It's Hickenlooper's World -- We Just Live in It. Rattlebrain Theater Company is made up of a group of highly talented and appealing actors who have loads of stage presence. Director Dave Shirley, who also writes much of the material, keeps things buzzing along, and utilizes music and video clips to great effect. In It's Hickenlooper's World, the troupe's target is Denver and the city's relatively new mayor. Some of the skits are very clever and others only mildly amusing, but the cast performs with such enthusiasm and panache that almost everything works. The second act begins with a take-off on the Country Dinner Theatre's Barnstormers that's wonderfully disruptive. Then there's a skit about a Highlands Ranch family preparing for the terrifying trek into Denver where they will encounter people of color -- and some who don't even live in covenant neighborhoods. The Rattlebrain regulars are all first-rate. They come across as vital, unpretentious, gently humorous and willing to try just about anything once -- which, come to think of it, sounds a lot like Denver. Presented by Rattlebrain Theater Company, D& F Tower, 1601 Arapahoe Street, 720-932-7384, www.rattlebraintheatre.com. Reviewed May 20.
Joseph and the Amazing Technicolor Dreamcoat. This is a slight piece, composed by Andrew Lloyd Webber and lyricist Tim Rice in 1968 as a twenty-minute-long pop cantata for a school concert. An embryonic work, it is also far less pretentious than the puffed-up, overblown extravaganzas of later years. The musical tells the biblical story of Joseph, son of Jacob, whose brothers resent the love shown to him by their father and exemplified by the coat of many colors the old man has given him. They sell Joseph into slavery. After a lot of shenanigans that include a false charge of seduction, time in prison and the practice of prophesy for the Pharaoh, Joseph becomes a big man in Egypt. Eventually, the perfidious brothers appear, begging for food. All this is leavened with musical jokes and lots of effervescent humor. Time periods swirl into each other as schoolchildren in baseball caps move among ancient Egyptians wearing golden headdresses. The cast is talented, and the members work well together. Presented by Boulder's Dinner Theatre through June 20, 5501 Arapahoe Avenue, Boulder, 303-449-6000, www.theatreinboulder.com. Reviewed March 18.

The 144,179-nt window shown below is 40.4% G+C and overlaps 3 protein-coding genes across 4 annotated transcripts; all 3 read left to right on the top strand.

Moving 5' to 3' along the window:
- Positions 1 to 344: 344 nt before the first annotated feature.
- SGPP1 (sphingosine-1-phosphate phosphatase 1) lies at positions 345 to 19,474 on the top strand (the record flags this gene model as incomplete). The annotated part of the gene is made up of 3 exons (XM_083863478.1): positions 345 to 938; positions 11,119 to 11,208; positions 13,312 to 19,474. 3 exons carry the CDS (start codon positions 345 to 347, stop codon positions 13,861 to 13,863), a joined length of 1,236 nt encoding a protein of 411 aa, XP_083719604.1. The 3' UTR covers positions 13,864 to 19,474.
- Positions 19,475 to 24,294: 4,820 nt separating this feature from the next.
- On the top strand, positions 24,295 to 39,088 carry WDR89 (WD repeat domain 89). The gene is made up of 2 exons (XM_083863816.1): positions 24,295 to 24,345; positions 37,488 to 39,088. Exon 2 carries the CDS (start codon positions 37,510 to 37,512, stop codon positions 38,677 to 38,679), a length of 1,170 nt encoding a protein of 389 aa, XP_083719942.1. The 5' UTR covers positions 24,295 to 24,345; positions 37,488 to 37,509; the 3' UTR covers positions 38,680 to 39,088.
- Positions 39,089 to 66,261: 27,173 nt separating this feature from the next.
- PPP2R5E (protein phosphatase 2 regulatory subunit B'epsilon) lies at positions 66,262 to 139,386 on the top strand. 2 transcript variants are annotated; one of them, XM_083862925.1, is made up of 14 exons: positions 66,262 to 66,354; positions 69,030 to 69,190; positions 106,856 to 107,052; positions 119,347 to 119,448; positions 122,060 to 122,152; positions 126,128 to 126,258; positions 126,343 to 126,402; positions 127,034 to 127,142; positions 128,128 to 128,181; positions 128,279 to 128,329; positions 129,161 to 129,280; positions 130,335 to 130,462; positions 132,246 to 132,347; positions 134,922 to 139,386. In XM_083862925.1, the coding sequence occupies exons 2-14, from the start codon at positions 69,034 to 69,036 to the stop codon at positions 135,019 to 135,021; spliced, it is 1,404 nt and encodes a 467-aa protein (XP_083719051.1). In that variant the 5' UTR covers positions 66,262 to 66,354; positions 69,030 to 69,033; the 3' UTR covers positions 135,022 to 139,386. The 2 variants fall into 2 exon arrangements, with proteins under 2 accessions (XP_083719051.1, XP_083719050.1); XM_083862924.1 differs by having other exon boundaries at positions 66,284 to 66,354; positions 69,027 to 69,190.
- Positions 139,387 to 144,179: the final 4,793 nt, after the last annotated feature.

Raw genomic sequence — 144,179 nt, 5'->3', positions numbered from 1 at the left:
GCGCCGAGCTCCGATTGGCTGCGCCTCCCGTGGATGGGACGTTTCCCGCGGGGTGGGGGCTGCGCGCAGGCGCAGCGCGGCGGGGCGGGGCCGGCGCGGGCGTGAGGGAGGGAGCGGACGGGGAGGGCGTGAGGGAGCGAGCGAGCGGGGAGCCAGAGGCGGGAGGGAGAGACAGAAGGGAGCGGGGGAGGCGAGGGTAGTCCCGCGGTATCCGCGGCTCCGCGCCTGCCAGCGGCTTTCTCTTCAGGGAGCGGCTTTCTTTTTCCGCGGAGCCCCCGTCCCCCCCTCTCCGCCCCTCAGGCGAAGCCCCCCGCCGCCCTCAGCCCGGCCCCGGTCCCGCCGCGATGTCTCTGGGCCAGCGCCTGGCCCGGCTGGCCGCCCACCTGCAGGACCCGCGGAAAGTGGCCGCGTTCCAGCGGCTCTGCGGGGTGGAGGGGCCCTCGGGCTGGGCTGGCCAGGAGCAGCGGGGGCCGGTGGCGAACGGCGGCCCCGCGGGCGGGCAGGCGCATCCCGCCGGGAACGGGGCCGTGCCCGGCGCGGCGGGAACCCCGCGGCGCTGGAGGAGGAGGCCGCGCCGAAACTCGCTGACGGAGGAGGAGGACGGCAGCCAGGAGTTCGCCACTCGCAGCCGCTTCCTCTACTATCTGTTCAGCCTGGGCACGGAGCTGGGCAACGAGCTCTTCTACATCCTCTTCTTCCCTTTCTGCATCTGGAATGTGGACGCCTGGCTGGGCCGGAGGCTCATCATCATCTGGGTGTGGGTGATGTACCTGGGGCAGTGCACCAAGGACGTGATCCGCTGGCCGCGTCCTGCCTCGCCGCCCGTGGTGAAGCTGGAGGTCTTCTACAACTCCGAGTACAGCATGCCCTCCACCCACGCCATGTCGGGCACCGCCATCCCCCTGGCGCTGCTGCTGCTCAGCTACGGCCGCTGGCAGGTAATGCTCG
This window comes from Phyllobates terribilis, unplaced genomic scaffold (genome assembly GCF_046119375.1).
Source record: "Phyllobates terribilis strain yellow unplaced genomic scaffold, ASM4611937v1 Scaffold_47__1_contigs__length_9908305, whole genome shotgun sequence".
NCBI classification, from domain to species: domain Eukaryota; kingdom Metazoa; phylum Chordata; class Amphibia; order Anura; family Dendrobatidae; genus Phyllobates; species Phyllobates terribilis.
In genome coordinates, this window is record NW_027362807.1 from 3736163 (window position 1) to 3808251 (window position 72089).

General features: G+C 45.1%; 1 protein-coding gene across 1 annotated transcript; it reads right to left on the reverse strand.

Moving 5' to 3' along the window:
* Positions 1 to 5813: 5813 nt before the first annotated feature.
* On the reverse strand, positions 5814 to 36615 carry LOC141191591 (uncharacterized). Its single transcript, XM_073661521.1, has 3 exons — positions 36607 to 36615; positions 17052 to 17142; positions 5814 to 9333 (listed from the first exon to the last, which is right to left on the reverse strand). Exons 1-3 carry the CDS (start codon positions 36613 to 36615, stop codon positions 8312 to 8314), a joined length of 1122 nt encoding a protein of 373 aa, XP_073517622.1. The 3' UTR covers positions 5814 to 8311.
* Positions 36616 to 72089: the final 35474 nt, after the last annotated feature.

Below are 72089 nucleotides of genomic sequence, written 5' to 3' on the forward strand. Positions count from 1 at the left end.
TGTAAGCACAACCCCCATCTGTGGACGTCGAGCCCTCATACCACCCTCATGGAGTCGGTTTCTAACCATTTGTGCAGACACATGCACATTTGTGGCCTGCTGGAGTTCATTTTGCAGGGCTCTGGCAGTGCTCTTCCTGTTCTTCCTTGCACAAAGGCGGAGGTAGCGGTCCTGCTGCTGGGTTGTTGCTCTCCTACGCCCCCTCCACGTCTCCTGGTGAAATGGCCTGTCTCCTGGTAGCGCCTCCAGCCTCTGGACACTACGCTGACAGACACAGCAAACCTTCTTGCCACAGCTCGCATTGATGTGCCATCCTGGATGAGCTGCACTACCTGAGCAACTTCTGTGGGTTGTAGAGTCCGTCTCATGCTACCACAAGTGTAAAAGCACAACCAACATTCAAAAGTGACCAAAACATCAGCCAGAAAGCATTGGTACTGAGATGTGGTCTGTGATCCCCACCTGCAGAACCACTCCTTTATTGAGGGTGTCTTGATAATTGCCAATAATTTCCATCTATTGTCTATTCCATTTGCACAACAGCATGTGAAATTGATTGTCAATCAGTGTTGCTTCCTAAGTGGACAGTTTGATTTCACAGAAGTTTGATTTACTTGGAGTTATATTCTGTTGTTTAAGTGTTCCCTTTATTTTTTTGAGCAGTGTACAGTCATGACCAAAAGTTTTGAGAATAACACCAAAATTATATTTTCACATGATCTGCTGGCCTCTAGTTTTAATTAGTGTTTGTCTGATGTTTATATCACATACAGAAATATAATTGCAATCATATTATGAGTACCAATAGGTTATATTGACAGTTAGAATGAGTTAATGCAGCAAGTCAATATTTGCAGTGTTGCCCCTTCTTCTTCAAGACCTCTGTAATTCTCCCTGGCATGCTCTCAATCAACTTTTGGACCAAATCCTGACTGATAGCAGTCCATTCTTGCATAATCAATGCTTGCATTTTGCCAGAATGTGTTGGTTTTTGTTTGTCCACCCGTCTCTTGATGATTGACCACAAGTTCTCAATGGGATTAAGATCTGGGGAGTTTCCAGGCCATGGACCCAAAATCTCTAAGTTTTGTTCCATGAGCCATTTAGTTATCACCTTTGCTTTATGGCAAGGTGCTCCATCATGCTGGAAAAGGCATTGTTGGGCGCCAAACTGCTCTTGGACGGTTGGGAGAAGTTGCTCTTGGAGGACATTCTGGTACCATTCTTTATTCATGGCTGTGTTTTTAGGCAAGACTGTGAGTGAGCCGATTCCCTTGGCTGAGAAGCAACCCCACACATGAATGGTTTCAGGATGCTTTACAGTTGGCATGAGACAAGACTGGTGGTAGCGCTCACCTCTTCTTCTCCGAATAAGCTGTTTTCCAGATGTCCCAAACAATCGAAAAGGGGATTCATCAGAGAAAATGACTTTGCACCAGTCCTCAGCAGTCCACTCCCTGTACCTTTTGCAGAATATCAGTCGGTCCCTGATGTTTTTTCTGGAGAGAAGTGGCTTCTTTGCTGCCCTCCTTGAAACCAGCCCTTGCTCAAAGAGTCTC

Triple Espresso. Triple Espresso is like the first few minutes of a dinner-theater production, the part where the emcee comes out and congratulates the people in the audience who are celebrating birthdays or anniversaries, jokes with a pretty girl, gets impudent with an older couple and asks how many people in the audience are from Minnesota. You grin and clap and put up with it because you've had some food and a couple of drinks and you know there's singing and dancing to follow. But with Triple Espresso, the introduction doesn't stop. It goes on and on. More jokes, more audience participation, more sing-alongs. This is neither a play nor genuine comedy, but chain theater, the theatrical equivalent of Starbucks. Presented by Denver Center Attractions through October 3, Ricketson Theatre, Denver Performing Arts Complex, 14th and Curtis streets, 303-893-4100, www.denvercenter.org. Reviewed May 13.